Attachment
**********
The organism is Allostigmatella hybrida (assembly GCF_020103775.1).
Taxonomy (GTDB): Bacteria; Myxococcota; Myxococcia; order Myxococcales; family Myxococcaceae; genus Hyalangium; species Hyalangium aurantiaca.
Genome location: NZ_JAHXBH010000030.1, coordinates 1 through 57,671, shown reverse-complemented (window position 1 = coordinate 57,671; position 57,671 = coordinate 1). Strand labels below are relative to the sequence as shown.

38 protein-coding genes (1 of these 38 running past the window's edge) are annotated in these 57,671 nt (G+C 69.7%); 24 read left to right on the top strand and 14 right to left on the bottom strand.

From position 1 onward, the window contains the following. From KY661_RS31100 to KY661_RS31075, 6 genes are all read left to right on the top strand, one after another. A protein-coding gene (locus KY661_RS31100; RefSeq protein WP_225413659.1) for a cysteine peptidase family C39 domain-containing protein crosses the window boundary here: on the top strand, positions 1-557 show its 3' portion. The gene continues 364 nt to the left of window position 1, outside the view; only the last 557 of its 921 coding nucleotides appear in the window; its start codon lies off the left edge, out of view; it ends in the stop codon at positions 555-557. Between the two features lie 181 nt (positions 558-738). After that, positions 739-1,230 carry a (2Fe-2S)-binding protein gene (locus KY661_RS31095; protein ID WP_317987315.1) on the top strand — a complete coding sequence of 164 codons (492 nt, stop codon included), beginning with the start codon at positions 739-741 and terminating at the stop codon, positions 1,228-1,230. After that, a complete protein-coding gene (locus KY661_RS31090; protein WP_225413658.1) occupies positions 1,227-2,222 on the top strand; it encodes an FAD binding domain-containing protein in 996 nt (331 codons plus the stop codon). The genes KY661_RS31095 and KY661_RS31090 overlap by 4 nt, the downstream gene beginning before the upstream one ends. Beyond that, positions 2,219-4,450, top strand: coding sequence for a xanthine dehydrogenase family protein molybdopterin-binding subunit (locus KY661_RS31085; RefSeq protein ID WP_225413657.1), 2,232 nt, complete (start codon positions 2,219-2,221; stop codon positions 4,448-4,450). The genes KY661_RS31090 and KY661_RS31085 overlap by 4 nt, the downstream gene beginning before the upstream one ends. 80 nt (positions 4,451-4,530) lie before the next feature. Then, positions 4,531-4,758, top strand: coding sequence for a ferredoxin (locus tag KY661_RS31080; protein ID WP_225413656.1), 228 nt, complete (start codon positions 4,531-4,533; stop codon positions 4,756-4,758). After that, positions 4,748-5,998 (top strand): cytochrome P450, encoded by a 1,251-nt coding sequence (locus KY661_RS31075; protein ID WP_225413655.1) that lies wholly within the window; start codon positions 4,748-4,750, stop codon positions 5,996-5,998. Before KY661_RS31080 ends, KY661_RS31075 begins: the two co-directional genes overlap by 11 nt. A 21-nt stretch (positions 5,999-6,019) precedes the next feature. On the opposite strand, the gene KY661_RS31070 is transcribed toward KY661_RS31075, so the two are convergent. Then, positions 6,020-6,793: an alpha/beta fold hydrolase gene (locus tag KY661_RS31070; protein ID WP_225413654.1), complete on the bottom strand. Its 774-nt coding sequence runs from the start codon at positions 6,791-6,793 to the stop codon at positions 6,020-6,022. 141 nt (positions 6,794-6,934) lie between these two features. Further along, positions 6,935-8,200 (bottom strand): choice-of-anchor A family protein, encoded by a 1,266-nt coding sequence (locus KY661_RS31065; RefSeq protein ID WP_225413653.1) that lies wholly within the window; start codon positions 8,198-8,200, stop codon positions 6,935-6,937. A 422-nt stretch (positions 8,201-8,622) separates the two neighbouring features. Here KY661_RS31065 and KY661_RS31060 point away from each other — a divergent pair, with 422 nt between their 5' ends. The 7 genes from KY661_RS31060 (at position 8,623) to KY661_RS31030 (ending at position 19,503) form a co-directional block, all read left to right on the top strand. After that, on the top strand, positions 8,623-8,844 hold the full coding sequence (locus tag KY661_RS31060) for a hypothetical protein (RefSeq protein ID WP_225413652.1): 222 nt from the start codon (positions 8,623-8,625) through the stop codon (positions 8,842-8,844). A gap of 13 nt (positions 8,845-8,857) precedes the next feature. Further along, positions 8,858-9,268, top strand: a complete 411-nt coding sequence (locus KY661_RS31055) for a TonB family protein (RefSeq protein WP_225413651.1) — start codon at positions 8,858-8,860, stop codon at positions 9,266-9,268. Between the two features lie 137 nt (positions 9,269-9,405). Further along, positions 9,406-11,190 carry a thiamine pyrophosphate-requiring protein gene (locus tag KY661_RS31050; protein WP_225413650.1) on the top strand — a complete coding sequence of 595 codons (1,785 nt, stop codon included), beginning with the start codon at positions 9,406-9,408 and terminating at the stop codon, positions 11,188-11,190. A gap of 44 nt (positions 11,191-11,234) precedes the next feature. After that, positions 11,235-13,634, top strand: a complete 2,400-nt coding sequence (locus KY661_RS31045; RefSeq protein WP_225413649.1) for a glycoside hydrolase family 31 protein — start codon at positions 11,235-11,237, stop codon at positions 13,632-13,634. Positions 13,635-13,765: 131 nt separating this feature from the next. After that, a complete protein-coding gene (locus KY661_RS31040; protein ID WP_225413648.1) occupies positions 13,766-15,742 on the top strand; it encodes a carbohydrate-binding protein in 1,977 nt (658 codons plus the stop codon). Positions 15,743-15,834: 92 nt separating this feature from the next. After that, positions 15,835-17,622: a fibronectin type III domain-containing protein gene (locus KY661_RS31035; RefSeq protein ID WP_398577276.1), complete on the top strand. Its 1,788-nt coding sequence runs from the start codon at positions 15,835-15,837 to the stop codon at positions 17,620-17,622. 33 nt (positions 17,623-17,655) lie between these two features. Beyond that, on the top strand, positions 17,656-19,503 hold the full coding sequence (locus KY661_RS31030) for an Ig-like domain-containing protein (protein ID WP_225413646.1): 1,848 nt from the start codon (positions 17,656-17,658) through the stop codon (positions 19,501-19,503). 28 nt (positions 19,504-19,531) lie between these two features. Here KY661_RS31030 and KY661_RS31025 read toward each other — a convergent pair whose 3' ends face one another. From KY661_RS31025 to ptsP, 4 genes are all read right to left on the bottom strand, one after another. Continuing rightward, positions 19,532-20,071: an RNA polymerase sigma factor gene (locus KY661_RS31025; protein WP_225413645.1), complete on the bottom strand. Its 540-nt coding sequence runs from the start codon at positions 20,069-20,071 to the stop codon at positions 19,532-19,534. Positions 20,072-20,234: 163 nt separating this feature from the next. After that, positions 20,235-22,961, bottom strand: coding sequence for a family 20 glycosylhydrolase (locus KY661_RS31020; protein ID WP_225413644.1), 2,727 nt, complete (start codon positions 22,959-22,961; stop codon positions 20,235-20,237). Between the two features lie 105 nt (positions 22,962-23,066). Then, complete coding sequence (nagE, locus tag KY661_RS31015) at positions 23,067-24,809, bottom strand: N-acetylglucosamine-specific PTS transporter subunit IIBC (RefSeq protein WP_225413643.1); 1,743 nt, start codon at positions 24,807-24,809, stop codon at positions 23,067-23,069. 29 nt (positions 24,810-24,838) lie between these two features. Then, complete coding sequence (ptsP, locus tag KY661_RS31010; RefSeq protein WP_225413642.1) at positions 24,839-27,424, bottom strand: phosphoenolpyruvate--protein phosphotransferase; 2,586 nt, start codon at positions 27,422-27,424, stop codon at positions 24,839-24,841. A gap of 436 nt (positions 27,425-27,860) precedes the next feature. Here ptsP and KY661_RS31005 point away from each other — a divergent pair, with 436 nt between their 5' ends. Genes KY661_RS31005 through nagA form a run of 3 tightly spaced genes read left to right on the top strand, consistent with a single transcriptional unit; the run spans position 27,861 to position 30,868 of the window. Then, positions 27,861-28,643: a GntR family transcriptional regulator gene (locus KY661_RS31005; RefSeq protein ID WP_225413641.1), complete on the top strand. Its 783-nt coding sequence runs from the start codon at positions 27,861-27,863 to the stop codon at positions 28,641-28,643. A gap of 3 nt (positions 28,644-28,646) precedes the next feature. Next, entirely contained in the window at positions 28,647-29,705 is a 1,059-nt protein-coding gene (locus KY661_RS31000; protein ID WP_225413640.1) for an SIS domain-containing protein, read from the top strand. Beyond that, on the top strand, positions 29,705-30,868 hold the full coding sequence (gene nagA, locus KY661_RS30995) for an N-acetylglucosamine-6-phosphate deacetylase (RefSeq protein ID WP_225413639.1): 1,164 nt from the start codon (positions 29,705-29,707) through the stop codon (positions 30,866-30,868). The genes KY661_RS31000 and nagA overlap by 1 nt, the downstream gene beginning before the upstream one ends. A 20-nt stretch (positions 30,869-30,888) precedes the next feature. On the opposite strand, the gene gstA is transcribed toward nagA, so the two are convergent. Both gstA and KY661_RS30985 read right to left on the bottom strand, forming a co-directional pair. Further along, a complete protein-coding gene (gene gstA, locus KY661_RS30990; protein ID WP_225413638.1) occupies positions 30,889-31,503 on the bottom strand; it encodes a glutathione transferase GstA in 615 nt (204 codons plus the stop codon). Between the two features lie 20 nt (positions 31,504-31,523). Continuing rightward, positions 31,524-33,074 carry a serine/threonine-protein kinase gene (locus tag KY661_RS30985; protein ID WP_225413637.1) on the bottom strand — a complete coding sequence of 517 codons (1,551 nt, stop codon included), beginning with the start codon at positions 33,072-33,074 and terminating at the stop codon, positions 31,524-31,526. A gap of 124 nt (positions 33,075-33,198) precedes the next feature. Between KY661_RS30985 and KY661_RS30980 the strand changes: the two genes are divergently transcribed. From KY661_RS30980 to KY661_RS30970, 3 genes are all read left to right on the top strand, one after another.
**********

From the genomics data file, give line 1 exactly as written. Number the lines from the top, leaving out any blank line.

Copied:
The organism is Allostigmatella hybrida (assembly GCF_020103775.1).